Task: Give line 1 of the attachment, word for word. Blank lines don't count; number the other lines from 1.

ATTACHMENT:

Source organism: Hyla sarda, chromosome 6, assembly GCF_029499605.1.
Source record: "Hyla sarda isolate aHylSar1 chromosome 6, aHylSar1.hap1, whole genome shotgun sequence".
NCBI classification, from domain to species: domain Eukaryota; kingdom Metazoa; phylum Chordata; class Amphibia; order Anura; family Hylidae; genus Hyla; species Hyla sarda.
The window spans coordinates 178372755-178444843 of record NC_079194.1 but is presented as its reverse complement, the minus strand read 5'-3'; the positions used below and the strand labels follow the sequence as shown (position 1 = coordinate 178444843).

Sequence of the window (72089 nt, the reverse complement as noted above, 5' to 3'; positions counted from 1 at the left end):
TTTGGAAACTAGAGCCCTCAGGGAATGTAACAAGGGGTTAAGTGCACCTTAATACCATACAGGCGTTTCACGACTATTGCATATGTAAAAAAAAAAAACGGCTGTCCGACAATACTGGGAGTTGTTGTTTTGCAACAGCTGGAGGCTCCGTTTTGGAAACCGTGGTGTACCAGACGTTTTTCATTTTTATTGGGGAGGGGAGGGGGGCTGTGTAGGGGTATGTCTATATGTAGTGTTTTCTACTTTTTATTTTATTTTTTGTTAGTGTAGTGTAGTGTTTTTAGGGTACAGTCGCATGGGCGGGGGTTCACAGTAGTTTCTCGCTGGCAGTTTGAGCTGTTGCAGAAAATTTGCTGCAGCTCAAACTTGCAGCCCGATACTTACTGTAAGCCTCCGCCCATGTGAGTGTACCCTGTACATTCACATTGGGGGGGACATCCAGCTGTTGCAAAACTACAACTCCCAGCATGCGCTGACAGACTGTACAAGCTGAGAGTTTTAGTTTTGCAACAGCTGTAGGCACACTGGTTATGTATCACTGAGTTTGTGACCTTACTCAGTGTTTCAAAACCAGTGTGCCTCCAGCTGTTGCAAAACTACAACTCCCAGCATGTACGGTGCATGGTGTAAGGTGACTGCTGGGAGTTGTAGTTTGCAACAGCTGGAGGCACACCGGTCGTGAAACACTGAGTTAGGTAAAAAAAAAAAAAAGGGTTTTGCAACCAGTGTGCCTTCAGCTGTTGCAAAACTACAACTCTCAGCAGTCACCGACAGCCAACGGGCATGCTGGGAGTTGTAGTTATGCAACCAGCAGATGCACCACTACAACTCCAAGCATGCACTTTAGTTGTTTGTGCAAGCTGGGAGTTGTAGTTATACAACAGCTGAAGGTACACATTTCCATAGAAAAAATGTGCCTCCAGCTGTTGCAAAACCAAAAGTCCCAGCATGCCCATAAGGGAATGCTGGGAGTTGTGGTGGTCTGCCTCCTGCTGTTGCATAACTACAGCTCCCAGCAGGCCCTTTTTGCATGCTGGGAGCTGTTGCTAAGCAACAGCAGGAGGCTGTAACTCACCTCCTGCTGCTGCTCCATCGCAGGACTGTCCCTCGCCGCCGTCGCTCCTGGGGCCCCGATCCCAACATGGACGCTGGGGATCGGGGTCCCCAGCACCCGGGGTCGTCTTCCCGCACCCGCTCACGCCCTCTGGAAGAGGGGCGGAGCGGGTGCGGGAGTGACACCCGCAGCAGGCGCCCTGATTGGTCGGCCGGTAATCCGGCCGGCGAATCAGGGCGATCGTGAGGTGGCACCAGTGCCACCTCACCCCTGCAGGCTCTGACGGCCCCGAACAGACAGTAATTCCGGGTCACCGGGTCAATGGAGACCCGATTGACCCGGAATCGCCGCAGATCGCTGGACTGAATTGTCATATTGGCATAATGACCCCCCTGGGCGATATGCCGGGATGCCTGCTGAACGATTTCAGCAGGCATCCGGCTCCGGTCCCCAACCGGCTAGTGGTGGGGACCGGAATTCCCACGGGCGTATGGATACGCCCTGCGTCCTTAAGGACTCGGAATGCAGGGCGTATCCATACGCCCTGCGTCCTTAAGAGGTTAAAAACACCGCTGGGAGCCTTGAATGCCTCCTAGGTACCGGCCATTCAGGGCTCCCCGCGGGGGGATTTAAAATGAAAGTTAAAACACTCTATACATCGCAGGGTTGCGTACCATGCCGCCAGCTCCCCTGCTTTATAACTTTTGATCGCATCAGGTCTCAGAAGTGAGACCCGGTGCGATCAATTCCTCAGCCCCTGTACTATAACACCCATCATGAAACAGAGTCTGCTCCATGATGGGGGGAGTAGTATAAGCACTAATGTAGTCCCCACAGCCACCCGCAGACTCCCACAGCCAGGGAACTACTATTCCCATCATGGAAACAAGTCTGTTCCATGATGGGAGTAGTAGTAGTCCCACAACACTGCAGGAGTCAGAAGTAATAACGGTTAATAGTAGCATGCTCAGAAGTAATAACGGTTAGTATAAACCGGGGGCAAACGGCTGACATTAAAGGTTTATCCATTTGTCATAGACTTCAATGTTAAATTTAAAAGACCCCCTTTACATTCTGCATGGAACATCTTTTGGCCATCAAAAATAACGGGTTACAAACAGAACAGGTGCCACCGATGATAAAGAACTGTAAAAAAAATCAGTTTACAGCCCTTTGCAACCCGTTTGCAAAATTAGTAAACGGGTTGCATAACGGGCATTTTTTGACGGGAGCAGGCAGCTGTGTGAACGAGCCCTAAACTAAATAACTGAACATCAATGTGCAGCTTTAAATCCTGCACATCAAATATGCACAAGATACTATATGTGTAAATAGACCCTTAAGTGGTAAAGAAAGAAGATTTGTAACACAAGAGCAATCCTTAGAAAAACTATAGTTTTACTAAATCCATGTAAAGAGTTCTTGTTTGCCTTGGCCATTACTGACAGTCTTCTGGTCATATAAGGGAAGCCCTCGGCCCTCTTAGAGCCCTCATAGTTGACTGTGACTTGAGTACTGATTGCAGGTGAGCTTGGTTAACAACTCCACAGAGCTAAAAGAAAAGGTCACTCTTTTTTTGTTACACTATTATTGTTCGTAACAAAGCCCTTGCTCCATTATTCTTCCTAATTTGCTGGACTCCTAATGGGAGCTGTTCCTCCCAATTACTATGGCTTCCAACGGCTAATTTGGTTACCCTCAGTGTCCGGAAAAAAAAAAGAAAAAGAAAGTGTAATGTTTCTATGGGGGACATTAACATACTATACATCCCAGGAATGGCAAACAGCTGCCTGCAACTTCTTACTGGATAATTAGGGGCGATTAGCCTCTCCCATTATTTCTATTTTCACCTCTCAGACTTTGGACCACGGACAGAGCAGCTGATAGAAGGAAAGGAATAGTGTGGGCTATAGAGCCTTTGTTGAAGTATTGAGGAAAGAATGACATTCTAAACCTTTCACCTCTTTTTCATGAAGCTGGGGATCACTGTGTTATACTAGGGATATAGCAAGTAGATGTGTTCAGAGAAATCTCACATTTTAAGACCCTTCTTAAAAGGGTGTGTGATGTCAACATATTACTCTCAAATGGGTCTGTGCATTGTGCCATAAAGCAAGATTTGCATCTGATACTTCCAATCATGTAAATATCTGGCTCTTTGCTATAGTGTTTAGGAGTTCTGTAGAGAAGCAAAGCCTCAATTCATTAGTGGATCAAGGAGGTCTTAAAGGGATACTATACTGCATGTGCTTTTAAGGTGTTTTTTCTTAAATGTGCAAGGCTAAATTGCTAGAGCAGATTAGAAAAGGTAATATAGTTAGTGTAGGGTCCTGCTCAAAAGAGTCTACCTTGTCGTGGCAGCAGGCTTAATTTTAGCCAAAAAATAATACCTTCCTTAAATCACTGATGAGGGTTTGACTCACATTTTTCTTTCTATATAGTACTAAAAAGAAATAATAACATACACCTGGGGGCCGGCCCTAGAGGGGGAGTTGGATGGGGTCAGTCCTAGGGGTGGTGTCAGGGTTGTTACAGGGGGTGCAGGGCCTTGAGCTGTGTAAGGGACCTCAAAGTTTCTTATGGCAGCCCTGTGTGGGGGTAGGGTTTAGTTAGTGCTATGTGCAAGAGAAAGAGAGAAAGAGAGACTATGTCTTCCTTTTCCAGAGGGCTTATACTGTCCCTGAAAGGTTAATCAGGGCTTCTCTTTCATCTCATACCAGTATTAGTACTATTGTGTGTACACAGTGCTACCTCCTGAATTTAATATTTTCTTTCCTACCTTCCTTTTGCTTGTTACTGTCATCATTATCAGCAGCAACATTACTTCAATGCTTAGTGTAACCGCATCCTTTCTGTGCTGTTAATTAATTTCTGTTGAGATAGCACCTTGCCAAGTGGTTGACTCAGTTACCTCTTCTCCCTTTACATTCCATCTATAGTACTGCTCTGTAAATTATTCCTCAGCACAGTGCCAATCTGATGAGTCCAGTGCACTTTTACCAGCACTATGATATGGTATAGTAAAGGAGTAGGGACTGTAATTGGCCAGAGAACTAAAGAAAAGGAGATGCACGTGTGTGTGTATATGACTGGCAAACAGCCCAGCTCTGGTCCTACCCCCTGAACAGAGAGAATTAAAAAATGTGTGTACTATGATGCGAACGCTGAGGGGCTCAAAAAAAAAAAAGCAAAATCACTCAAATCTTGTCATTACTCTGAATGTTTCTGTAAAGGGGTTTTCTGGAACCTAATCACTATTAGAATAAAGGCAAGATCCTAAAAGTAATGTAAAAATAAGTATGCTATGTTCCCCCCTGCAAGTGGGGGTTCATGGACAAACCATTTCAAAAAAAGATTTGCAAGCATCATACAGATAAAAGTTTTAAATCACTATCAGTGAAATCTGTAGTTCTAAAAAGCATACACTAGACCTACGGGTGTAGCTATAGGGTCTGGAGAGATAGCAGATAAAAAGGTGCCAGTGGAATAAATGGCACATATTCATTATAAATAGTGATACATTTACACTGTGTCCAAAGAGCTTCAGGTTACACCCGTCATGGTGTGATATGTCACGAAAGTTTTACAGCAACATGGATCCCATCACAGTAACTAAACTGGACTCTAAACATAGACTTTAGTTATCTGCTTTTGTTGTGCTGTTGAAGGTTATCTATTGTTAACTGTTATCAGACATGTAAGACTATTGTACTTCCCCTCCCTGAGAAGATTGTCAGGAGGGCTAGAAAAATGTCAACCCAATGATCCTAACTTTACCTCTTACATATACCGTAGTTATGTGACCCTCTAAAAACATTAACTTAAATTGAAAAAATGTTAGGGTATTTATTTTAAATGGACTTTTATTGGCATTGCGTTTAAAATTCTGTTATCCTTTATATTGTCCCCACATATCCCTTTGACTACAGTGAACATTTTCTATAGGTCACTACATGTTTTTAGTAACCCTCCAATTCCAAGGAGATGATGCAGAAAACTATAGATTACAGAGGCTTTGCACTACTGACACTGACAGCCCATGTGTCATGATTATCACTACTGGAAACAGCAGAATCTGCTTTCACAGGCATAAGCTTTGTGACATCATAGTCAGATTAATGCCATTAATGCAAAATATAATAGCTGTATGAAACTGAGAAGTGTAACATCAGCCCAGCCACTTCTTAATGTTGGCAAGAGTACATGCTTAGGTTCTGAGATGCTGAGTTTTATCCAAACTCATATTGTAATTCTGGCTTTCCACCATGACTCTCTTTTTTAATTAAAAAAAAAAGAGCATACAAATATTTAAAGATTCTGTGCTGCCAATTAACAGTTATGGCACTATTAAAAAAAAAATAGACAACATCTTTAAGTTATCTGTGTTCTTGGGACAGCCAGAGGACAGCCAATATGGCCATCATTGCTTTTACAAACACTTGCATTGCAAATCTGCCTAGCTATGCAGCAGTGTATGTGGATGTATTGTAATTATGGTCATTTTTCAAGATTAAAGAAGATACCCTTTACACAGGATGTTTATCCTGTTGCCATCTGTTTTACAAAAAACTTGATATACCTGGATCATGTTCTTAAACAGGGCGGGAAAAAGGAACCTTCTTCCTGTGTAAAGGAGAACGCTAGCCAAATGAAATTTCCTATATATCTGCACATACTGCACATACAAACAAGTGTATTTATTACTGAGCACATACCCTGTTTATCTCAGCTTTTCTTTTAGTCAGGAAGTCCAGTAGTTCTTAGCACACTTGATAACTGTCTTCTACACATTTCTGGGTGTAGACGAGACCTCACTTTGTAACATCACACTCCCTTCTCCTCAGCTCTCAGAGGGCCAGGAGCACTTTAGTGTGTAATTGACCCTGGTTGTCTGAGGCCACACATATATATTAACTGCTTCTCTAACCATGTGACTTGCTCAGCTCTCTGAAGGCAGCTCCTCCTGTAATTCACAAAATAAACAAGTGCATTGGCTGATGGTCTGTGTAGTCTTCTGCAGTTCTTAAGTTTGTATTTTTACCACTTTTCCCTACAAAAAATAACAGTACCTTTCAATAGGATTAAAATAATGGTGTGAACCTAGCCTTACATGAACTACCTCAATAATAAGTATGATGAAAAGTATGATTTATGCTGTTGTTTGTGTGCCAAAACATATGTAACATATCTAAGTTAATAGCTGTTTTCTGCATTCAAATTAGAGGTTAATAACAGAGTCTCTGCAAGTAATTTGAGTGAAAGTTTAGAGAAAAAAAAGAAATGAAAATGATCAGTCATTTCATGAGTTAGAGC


Source organism: Hyla sarda, chromosome 6, assembly GCF_029499605.1.